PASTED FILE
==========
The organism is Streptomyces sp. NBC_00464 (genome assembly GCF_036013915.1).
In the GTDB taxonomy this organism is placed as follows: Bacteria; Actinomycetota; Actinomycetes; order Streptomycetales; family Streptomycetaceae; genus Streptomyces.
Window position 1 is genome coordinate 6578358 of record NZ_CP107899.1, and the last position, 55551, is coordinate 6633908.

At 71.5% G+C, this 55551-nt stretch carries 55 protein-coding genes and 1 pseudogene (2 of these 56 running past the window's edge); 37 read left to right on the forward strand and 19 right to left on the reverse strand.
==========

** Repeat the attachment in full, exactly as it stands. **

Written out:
The organism is Streptomyces sp. NBC_00464 (genome assembly GCF_036013915.1).
In the GTDB taxonomy this organism is placed as follows: Bacteria; Actinomycetota; Actinomycetes; order Streptomycetales; family Streptomycetaceae; genus Streptomyces.
Window position 1 is genome coordinate 6578358 of record NZ_CP107899.1, and the last position, 55551, is coordinate 6633908.

At 71.5% G+C, this 55551-nt stretch carries 55 protein-coding genes and 1 pseudogene (2 of these 56 running past the window's edge); 37 read left to right on the forward strand and 19 right to left on the reverse strand.